Modelling > Engineering Dept.

Carriage of Very Large Bombs (Grand Slam, Tall Boy, etc.)

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Jeffry Fontaine:
I pose this question to the forum in order to get a better idea of what was done to suspend these very large/heavy weapons from the aircraft that carried them.  I know that in the case of the 4000-pound Cookie there was a single lug used to attach the bomb to the bomb shackle and in the case of the Grand Slam there was a very large chain that secured the bomb to the aircraft but what else was involved?  My reason for exploring this bit of the mundane is to try and get an idea for what would be expected to be in view on an empty bomb rack/bomb shackle for such large weapons. 

Most bomb release mechanism/bomb shackles have two hooks or a single hook used to tightly secure the weapon during flight but these larger weapons never seem to show anything but that chain component in the case of the Grand Slam.  How was the bomb secured to the aircraft?  What does the suspension lug look like? 

The Tamiya Grand Slam bomb does not provide much in the way of details save for the two-piece chain that wraps around the bomb body and is secured in place by a dab of cement on the chain end halves and the small indentation in the body of the Grand Slam which in turn is attached to a square slot in the bottom of the Lancaster.  The one image I recall seeing on-line of a Lancaster right after release of the Grand Slam showed this chain hanging down in to the air stream and it appeared to be the entire length of the chain which would suggest that the end of the chain was secured to the release mechanism and upon release, allow the Grand Slam to fall away.  What else was there to this mechanism?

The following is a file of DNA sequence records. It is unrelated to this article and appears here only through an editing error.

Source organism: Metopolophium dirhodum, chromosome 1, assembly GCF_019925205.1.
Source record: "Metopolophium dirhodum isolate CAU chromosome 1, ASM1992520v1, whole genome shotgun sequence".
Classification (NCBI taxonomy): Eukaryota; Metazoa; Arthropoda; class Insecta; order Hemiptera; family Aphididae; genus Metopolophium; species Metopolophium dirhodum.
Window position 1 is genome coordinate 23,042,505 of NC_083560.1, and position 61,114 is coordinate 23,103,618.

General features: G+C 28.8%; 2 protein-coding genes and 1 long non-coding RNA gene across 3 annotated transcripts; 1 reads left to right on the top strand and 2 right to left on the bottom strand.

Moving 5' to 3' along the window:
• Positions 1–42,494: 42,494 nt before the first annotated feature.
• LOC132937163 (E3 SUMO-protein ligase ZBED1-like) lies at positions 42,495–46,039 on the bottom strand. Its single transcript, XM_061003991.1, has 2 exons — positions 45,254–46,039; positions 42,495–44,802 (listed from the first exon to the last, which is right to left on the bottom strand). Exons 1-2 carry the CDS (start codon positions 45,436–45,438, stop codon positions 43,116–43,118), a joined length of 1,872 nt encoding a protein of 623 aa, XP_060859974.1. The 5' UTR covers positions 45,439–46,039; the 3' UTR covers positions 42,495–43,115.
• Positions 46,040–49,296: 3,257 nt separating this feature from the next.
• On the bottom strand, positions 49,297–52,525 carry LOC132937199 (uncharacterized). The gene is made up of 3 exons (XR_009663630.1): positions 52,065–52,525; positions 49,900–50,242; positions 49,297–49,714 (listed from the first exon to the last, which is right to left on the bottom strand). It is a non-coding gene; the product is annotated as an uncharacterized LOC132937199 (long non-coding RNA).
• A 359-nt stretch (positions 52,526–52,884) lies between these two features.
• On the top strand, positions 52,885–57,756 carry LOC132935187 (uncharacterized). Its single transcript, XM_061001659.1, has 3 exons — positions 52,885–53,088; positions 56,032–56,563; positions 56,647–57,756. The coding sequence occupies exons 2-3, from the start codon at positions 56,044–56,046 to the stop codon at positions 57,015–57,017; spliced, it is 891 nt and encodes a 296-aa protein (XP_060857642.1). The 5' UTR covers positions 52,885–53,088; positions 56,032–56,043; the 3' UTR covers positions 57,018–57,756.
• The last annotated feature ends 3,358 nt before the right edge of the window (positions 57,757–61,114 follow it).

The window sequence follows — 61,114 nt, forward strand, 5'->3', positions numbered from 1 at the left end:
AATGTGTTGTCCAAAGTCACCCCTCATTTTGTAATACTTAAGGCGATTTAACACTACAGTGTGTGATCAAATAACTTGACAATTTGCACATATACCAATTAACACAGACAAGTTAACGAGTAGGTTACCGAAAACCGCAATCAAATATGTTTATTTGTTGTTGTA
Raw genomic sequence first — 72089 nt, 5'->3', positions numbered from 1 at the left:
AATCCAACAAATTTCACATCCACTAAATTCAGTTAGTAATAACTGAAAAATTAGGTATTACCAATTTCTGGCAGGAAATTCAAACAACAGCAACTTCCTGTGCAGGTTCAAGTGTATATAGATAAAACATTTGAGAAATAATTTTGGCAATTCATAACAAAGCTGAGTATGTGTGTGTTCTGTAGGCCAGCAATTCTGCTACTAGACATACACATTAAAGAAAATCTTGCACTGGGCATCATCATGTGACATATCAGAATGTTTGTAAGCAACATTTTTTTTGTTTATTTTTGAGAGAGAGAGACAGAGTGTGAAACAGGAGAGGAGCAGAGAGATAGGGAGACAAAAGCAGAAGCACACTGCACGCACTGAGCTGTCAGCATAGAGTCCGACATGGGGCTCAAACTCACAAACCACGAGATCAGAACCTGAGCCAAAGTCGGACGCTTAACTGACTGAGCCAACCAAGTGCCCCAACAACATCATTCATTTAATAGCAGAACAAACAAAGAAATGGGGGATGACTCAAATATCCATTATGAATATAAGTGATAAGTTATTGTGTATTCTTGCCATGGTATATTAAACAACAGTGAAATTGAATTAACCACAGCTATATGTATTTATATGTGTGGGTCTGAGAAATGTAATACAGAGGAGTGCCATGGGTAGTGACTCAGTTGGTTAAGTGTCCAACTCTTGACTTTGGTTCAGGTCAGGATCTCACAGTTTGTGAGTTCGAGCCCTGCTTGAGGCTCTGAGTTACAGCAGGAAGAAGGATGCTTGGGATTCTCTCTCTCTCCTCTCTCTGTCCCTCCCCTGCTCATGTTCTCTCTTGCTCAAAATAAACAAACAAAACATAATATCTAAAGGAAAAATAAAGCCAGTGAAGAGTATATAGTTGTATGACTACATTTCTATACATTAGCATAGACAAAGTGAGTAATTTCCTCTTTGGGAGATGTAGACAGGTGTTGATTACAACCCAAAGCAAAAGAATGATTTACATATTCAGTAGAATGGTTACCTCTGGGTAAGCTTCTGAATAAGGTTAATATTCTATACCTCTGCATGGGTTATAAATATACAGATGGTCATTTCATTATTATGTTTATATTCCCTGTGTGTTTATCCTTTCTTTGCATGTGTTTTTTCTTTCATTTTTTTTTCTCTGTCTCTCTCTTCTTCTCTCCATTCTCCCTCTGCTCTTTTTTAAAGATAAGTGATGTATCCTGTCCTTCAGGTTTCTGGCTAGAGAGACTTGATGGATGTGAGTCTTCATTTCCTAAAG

There is also an image of a USAAF/USAF B-29 carrying two Grand Slam bombs under the wings between the inboard engines and fuselage.  The image is from below and at a distance so details are minimal save for the fact that the B-29 was carrying both weapons secured to something under the wings. 

So good people, have you any insight into the details of what this mechanism looks like? 

Hope this is some help

Jeff, I have both those photos you refer to, I got them from the Boeing Archives (plus license). Looking at the B-29 with the two Grand Slams under a magnifying glass, the bombs are also held in place by two chains. There appears to be two large I-Beams attached to the underside of the wing, one either side of each bomb, the chains appear to be attached to these I-Beams. These I-Beams run in the same direction as the line of flight.
The photo of a B-29 with a single bomb hanging below the fuselage is actually a T-12 (44,000lb), not a Grand Slam (22,000lb). It is held in place by two chains too. Notice that there's an additional fairing attached to the wing & fuselage which covers some local strengthening of the spars.
Bottom pic here is a good comparison of a T-12, Grand Slam and Tallboy. I made the T-12 from dimensions I found on a website called 'Very Heavy Conventional Ordnance' which has since gone AWOL (at least I can't find it anymore after my saved link closed)
Originally, the T-12 was a direct copy of the Grand Slam, increased in size by "lofting", but it was too long to fit in the B-29's bomb bays. So the tail cone was shortened so it would fit so giving it a slightly different profile.

See here:

My Dad, who served in 617 Sqn 1944-46, told me there was a wire cable along with the chain links. This was used to pull the chain back up after the bomb was released and stopped the chain from flapping around in the slipstream.


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